More High Schools to Team Up with Employers

This week’s announcement of U.S. Department of Labor’s $100 million Youth CareerConnect initiative is exciting news for our nation’s high school students, employers, and communities.

At Jobs for the Future, we believe all high schools can benefit from partnering with employers, colleges, and the workforce system to build seamless pathways through college and into technical careers. And thanks to funding from Youth CareerConnect, 25 to 40 school districts will soon join this growing movement.

For over 10 years, we have seen students excel in early college high schools that enable them to earn up to two years of free college credit or an Associate’s degree. These schools engage, support, and challenge all students—especially low-income and first-generation college goers—to pursue higher education, with excellent results.

We also see promising employer/high school partnerships nationwide, including:

    • Carrollton, Georgia’s 12 for Life program (supported by Southwire, a leading wire manufacturer) where students have access to classroom instruction, on-the-job training and certificates, skill development, and employment opportunities.
    • West Springfield, Massachusetts’ Pathways to Prosperity project, where students pursue careers in advanced manufacturing on pathways that connect West Springfield High School with Springfield Technical Community College and local manufacturers.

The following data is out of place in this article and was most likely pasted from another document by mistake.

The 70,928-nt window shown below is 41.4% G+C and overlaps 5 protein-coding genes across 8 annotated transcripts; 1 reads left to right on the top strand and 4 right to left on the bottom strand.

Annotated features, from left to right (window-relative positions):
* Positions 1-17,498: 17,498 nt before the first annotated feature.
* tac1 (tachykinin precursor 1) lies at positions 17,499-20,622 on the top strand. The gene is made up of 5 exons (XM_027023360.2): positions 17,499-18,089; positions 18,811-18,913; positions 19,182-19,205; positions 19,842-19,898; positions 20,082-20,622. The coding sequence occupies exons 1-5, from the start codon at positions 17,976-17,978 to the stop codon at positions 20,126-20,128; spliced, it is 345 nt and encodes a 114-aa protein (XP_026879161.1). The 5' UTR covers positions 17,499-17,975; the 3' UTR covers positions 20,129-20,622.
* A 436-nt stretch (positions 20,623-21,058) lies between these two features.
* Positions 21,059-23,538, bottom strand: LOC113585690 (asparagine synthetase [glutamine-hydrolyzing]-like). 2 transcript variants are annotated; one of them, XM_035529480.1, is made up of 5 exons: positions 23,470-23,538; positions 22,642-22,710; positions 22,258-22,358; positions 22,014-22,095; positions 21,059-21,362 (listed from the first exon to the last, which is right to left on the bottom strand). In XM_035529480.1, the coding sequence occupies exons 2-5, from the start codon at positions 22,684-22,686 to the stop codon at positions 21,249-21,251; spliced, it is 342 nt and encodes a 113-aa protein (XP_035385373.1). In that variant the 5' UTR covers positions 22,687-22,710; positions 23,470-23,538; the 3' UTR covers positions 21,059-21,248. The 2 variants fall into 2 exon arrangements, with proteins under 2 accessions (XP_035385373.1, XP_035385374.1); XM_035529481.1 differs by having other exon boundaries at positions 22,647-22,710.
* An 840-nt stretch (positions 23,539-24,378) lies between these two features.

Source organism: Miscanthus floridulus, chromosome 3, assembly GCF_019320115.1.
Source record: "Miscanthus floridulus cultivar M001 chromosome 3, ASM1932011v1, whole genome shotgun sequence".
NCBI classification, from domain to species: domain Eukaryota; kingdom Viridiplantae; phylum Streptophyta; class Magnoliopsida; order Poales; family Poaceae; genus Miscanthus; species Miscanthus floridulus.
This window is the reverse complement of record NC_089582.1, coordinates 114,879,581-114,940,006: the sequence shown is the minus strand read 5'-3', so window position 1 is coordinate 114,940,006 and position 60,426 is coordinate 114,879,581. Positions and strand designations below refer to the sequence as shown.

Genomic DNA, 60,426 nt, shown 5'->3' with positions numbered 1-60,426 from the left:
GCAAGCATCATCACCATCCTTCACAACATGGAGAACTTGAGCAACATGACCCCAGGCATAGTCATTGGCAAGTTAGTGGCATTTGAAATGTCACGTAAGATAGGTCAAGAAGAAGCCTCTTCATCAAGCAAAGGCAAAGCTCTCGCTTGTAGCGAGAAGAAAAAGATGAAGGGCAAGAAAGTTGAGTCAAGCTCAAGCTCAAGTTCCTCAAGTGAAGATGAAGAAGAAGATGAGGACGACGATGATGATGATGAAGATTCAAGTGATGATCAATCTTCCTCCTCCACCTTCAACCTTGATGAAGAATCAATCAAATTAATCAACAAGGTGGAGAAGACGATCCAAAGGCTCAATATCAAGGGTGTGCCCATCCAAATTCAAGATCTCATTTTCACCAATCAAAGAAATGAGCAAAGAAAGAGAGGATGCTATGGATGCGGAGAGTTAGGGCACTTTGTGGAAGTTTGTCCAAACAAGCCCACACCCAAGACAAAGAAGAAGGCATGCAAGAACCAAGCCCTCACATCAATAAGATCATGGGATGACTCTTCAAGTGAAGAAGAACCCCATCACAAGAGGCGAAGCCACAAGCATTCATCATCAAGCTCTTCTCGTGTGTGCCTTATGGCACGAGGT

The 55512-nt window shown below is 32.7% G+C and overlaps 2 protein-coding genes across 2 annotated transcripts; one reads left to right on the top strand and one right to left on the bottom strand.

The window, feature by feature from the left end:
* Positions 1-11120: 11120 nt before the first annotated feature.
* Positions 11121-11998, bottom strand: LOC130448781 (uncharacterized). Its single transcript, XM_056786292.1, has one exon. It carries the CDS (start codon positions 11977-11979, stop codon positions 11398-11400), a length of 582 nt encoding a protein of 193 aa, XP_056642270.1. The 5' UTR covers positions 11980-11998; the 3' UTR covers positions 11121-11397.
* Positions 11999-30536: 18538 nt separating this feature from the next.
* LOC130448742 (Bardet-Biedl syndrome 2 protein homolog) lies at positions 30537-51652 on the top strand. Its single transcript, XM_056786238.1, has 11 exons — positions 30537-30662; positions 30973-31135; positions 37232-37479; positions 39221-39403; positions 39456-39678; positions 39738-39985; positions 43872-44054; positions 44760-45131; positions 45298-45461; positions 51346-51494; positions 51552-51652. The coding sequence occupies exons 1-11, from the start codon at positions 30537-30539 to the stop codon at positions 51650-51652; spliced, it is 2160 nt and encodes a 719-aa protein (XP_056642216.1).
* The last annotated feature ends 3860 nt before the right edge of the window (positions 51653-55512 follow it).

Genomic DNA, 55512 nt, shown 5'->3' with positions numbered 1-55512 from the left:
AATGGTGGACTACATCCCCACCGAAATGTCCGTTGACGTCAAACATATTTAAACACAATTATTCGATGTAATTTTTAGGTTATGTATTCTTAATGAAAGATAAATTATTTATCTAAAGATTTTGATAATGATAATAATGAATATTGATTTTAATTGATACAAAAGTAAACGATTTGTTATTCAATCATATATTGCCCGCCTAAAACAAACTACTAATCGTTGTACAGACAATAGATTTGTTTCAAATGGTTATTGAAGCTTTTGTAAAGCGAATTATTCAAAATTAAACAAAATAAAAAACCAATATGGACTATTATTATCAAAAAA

• And of course, Brooklyn’s well known P-TECH Early College High School.

We need more of these partnerships in this country to help ALL young people succeed in today’s economy and to address America’s skilled worker shortage. Youth CareerConnect can help provide a boost we need to ensure quality pathways to postsecondary credentials and high-demand careers.

 Marlene B. Seltzer is President/CEO of Jobs for the Future

1 Comment

  1. It’s heartening to see that employers are partnering with schools to increase employment opportunities. For too long schools have neglected to recognize the need to prepare a select portion of their students for the workforce. The hegemony of college preparation in high school curricula has often relegated job training programs to the periphery.

    It is important that the educational establishment recognizes the need to provide more than just an option for the college track. Technical skills can and should be a viable option for high school students to pursue. A dearth of high school career training programs does not propel more students into college. It leaves those students unprepared to enter the job market after high school graduation. These partnerships, especially the one in Georgia, bode well for the future of technical education in high schools.

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